Published: 30/05/2002, Volume II2, No. 5807 Page 6 7

Patients are being 'warehoused' in assessment and observation units because of a lack of beds, according to what is expected to be the last snapshot survey carried out by the Association of Community Health Councils in England and Wales.

The national Casualty Watch survey, which examined 167 accident and emergency units, found one patient waiting 95 hours in A&E. The survey is set to be the last of its kind because of ACHCEW's imminent abolition.

The spot checks carried out at 4.30pm on 20 May showed the 20 longest waits across the country ranged from 28 hours to nearly 48, before a big jump to the wait of 95-and-a-half hours at Aintree Hospital trust, Liverpool.

ACHCEW director Peter Walsh said: 'Of particular concern to CHCs this year was the use to which many hospitals were putting assessment and observation units.

What we are finding is that all too often patients are being warehoused in assessment and observation units until an appropriate bed can be found.Many patients are in these units not because of genuine clinical need, but simply because the hospital can't find anywhere else to put them.'

He said many of these patients should continue to be considered as waiting in A&E.

Aintree Hospitals trust criticised ACHCEW's figures, saying they were 'inaccurate' because 'patients had been admitted to the observation ward', which was 'a fully staffed ward area'.

A&E consultant Edward Kadzombe confirmed that the three patients appearing on the 20 longest waits list would have been admitted to the observation ward 'as the most suitable setting for their clinical needs, regardless of the bed situation'.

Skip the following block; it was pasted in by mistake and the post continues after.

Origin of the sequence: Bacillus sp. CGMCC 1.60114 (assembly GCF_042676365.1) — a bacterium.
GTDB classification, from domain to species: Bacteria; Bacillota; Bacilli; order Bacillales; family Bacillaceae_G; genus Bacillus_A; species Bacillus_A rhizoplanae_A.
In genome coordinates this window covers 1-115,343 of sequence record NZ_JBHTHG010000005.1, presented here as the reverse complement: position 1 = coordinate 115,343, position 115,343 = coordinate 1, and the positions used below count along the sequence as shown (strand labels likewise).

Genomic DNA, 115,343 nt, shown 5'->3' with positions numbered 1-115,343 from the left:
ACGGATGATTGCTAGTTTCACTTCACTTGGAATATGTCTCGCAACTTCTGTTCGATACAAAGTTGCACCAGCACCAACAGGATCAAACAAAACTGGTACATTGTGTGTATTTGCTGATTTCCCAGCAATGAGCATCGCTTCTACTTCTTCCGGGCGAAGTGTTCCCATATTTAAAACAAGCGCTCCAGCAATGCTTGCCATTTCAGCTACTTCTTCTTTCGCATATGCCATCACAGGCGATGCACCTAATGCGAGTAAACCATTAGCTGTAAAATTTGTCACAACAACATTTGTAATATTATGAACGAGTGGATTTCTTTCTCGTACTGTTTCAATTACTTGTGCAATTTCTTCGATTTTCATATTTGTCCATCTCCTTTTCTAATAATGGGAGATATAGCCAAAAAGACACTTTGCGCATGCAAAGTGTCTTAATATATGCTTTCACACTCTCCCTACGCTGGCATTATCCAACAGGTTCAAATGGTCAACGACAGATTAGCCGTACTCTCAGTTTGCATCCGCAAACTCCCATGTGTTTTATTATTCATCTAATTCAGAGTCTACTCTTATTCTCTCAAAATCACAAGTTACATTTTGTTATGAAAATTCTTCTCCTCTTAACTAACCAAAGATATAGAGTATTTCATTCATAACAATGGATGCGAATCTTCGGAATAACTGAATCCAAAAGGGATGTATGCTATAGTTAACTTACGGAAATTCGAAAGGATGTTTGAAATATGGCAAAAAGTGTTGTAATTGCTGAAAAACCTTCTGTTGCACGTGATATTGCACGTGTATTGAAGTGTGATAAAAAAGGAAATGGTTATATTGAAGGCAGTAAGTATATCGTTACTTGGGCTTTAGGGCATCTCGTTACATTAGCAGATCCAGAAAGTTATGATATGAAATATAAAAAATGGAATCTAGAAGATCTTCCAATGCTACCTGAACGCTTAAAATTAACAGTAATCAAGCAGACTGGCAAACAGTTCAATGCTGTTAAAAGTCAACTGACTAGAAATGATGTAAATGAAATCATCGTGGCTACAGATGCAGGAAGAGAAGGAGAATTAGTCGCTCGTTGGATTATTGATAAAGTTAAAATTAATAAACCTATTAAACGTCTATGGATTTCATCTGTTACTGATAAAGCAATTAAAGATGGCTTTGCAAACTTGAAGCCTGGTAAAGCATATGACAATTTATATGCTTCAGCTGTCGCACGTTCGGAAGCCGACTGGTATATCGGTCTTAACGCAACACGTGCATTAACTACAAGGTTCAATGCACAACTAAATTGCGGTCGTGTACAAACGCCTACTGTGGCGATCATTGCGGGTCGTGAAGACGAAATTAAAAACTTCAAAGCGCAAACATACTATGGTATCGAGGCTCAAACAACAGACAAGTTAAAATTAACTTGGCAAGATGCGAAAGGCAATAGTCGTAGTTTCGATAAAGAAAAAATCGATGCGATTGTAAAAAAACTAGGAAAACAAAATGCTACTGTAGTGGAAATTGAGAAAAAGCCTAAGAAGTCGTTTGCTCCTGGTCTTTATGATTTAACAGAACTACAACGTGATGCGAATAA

But the trust acknowledged it had problems with long A&E waits and was, as a consequence, increasing staffing and expanding its medical assessment unit.

President of the British Association of A&E Medicine, Dr John Heyworth, said 'properly run' observation and assessment units were 'an extremely effective and safe way of managing emergency patients'.

'It means some patients wait more than four hours [the A&E target maximum wait] but It is to their advantage.'

But he cautioned: 'There is the potential for them to be misused.

If they are used as an overspill area because of lack of capacity, then that efficiency is abolished.

I've no doubt many trusts have inadequate capacity to deal with emergency demand, so they are using any trolley or bed available. It is a very unsatisfactory situation.'

Ashford and St Peter's Hospital trust - with three of the five longest waits - also said its highlighted patients were in a 'bedded observation ward area', which 'in line with Department of Health guidance... is not considered to be part of A&E'.

It also suggested that fluctuations in A&E demand meant 'a survey over a longer period of time would be more representative'.

Commenting on the total figures, Mr Walshe said: 'Some of these figures are shocking. For many people, even a one or two hour wait in A&E can seem like an eternity. Waits of over 24 hours are clearly unacceptable.'